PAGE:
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Cornea. 2011 Sep;30(9):1020-3. doi: 10.1097/ICO.0b013e31820967bd.

Management and outcome of microbial anterior scleritis.

Author information

  • 1Cullen Eye Institute, Department of Ophthalmology, Baylor College of Medicine, Houston, TX, USA.

Abstract

PURPOSE:

To evaluate the prevalence, predisposing factors, and outcomes of bacterial and fungal scleritis.

METHODS:

We reviewed the clinical findings, therapeutic interventions, and visual outcomes of patients with suppurative scleral inflammation without preceding microbial keratitis who had microorganisms isolated from scleral scrapings.

DESIGN:

Retrospective interventional case series.

RESULTS:

Of 349 patients with scleritis diagnosed from 1999 to 2009, 6 adults (1.7%) presented with suppurative inflammation of the anterior sclera due to Pseudomonas aeruginosa (2), Streptococcus pneumoniae (2), Staphylococcus aureus (1), and Scedosporium apiospermum/Pseudallescheria boydii (1). Each had ocular surgery of the affected eye before presentation. Intraocular extension occurred in 2 eyes. After local and systemic antimicrobial therapy, all improved without evisceration or enucleation, and 4 attained vision of 20/60 or better.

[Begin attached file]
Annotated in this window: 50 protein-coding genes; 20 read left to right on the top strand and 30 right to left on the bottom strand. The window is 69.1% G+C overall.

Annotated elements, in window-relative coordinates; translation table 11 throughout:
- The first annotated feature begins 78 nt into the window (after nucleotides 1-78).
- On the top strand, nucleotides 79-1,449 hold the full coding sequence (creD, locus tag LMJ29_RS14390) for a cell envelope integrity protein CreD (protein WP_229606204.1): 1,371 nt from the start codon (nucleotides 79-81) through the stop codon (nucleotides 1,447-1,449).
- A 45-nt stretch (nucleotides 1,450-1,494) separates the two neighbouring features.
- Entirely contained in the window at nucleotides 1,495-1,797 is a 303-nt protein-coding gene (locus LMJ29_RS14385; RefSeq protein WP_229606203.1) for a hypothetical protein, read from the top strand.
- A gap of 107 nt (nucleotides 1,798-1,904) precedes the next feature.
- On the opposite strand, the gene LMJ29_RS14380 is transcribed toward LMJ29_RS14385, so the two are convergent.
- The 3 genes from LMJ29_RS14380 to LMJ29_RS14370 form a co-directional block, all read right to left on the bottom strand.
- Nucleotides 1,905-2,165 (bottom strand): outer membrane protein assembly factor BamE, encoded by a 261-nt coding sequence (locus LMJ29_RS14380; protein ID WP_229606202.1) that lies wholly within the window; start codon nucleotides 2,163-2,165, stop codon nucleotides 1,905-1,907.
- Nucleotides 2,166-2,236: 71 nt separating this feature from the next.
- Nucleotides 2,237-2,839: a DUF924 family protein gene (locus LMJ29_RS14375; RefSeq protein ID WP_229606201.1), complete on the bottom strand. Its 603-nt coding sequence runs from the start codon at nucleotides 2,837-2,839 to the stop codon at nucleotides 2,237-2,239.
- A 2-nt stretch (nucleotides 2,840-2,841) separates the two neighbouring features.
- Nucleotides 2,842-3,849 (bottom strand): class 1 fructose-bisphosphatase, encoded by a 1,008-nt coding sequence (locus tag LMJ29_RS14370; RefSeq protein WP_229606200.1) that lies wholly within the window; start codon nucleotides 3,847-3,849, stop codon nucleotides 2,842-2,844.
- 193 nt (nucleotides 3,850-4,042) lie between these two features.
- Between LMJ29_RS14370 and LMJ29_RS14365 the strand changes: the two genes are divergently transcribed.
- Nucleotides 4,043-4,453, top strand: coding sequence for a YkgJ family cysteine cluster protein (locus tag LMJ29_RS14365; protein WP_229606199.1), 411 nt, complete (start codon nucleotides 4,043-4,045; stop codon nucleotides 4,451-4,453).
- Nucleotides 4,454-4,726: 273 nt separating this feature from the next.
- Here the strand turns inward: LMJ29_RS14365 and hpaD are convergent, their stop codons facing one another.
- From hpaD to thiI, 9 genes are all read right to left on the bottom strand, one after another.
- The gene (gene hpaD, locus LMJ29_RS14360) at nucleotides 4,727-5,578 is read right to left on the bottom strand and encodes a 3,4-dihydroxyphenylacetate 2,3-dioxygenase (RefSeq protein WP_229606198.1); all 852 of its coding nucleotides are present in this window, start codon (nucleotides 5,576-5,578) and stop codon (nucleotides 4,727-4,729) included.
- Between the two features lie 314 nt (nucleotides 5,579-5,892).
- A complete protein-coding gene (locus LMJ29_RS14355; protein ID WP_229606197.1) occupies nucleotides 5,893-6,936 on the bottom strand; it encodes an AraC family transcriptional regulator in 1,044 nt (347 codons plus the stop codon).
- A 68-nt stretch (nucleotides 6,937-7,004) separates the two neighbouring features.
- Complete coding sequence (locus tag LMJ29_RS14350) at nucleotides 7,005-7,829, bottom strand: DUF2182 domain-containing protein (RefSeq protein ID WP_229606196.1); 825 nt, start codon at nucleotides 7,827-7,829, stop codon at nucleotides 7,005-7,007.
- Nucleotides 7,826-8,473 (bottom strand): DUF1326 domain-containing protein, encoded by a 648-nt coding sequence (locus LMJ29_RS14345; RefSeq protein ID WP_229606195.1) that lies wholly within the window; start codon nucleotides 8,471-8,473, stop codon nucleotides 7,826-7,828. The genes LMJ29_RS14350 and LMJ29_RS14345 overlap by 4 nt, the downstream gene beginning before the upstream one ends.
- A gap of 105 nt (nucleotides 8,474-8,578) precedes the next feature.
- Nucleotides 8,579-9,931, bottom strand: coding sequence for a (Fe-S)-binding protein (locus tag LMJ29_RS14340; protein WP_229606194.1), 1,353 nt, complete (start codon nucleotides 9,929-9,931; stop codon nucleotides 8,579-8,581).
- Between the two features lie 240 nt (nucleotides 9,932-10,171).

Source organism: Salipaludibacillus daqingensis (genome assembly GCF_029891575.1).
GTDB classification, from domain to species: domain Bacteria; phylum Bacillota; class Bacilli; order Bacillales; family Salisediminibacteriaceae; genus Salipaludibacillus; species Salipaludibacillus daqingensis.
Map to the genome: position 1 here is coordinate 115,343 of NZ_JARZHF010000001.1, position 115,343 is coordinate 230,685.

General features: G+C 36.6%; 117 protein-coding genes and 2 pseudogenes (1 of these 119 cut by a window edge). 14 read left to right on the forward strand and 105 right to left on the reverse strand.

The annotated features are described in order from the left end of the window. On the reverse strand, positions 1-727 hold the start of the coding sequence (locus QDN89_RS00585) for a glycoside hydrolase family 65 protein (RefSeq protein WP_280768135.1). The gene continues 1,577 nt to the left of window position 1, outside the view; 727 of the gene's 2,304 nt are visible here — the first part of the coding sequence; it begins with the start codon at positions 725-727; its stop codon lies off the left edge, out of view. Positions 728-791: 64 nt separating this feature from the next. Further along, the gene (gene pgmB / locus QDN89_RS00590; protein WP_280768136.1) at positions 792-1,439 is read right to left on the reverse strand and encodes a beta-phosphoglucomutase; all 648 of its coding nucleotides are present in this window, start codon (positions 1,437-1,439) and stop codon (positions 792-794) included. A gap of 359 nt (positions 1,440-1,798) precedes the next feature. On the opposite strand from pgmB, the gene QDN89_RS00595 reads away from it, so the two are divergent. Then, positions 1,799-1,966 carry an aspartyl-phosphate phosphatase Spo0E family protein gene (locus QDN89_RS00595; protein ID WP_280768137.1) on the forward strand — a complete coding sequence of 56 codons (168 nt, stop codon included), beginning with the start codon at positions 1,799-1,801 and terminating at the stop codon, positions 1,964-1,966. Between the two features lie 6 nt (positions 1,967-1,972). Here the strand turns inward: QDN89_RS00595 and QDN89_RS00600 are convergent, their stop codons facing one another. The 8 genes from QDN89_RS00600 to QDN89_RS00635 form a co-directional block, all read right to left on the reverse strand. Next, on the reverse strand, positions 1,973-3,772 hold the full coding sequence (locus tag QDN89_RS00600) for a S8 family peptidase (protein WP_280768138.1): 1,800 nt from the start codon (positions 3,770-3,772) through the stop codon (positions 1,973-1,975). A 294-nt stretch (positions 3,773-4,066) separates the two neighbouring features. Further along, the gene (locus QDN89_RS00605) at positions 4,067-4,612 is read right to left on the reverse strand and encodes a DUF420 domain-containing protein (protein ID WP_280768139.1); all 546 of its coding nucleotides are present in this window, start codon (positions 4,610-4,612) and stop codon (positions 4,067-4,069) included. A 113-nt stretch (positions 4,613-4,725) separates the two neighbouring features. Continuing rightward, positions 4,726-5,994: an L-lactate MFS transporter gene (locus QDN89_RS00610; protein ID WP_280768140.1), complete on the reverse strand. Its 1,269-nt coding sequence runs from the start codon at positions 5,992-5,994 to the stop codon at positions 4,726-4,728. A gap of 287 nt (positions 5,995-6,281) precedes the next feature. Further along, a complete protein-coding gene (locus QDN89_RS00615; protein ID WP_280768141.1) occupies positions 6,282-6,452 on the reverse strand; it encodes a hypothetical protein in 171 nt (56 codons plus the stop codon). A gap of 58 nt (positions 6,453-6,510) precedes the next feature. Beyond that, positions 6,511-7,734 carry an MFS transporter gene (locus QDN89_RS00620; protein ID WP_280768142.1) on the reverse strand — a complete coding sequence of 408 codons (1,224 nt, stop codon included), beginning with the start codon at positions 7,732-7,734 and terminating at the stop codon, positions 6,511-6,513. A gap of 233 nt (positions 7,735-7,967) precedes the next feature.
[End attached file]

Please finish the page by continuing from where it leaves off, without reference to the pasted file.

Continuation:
CONCLUSIONS:

Bacterial or fungal scleritis is an uncommon ocular infection that can belatedly follow anterior segment procedures. Antimicrobial therapy and surgical intervention can successfully control progressive suppuration and reduce vision-limiting complications.

PMID:
21694595
PMCID:
PMC3154501
DOI:
10.1097/ICO.0b013e31820967bd
[PubMed - indexed for MEDLINE]
Free PMC Article
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